Who was Henry David Thoreau?
He has been labeled a naturalist, farmer, author, lecturer, recluse, tax protestor, philosopher. Moody, introverted. Passionately antislavery. Longtime friend of Ralph Waldo Emerson.
In Henry David Thoreau: A Life, Laura Dassow Walls goes beyond the labels and reveals a sometimes insecure man who struggled to find out who he was. Walls takes readers on a journey through Thoreau’s journals and other writings. His walks, inner debates, friendships, and two years at Walden Pond come to life in a way that will enthrall and surprise even the most learned Thoreau scholar.
The 500 pages passed quickly and left me yearning to reread Thoreau’s most famous book, Walden. My new copy of the classic just arrived and as I began reading, I felt a fresh appreciation for one of the world’s great thinkers. I will let you know how it goes, but I am in no rush. I want to savor the moments that his words bring.
Seneca’s life lessons never grow old. Click on the link for a synopsis of his wisdom, thanks to Ladders.
I wrote an earlier post about his book, On the Shortness of Life.
As I read Henry David Thoreau’s Walden: Life in the Woods, I had a thought that could seem corny.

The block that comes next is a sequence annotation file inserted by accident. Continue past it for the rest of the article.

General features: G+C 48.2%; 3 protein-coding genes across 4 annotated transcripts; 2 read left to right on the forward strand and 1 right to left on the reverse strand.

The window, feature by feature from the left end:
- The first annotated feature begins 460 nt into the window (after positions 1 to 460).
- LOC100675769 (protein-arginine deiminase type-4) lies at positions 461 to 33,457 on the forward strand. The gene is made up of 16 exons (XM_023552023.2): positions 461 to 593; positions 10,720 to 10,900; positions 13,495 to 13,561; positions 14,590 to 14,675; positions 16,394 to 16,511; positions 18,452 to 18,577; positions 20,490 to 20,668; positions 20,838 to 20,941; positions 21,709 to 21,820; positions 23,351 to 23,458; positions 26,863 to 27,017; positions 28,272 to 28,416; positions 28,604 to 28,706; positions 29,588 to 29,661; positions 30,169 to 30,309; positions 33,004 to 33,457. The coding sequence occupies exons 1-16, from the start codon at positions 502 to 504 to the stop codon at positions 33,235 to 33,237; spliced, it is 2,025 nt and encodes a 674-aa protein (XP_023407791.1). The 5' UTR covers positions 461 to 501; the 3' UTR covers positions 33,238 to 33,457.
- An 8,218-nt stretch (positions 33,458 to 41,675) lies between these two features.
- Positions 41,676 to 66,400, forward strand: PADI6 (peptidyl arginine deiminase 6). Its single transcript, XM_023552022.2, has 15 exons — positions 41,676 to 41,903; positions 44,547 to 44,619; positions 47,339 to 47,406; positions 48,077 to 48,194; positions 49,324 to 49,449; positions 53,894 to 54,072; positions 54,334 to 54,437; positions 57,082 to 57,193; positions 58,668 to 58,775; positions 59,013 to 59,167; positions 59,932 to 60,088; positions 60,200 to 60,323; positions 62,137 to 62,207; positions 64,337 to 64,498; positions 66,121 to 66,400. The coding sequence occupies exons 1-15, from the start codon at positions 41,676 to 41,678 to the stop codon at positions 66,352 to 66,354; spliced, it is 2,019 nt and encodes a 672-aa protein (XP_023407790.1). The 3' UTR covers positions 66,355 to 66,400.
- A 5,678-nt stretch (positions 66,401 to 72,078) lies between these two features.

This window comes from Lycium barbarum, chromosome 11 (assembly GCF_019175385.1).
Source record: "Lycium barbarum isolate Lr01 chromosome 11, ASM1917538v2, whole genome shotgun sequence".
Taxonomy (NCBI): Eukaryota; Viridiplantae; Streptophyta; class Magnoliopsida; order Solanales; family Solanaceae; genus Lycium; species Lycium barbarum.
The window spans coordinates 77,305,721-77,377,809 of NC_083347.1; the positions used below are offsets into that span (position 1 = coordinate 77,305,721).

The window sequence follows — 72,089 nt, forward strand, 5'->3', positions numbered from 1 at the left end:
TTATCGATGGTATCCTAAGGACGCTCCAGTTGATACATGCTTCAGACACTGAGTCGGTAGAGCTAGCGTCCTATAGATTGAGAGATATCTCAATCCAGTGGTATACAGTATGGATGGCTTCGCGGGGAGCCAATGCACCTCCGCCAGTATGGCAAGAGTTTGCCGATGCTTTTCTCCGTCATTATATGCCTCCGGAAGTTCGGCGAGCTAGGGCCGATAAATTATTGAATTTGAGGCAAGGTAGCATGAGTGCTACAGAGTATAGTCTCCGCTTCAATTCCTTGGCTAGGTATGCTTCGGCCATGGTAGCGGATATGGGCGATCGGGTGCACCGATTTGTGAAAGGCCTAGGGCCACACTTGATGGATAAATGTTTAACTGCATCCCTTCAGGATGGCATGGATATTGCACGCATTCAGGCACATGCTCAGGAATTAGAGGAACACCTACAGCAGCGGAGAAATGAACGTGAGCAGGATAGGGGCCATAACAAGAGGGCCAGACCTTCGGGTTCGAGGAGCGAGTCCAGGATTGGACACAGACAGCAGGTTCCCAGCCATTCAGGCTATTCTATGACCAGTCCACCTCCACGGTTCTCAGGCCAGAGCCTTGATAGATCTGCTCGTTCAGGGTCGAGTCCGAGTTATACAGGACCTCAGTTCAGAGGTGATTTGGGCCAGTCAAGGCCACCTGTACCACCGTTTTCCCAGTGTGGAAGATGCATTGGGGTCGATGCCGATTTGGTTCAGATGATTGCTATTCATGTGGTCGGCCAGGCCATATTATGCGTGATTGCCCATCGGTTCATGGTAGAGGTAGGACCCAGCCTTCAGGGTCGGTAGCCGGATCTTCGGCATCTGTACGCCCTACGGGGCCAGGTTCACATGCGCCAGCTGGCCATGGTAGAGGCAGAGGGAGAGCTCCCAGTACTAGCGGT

“You can’t see the forest for the trees.”
The 19th century philosopher/author told readers that the mundane details of everyday life can prevent us from seeing the big picture and, unless we take a step back, we can miss what is most important.
Thoreau stepped back by living alone in a tiny cabin on a pond in Massachusetts for two years. His thoughts about his experience fill the classic book.
His writing style may confuse you at times, but his nuggets of wisdom will make the effort worthwhile. You can read it cover to cover, or randomly open to a page, where you are likely to find thoughts about life and society worth pondering.
It may leave you searching for your own way to step back. (Click on the cover if you want to check it out on Amazon…the Kindle version is just 60 cents.)
Ladders is a favorite of mine, despite the ads. This piece included a reference to writer/philosopher Edmund Burke and kept me engrossed in thought.
Acknowledging unimportance liberates us from the grips of the self-centered voice in our head that’s chiefly responsible for many of life’s difficulties.
— Read on https://www.theladders.com/career-advice/the-purpose-of-life-is-to-be-a-nobody
When do you feel like a nobody in the way described in this article? I have found the peace of insignificance when I am trekking and writing.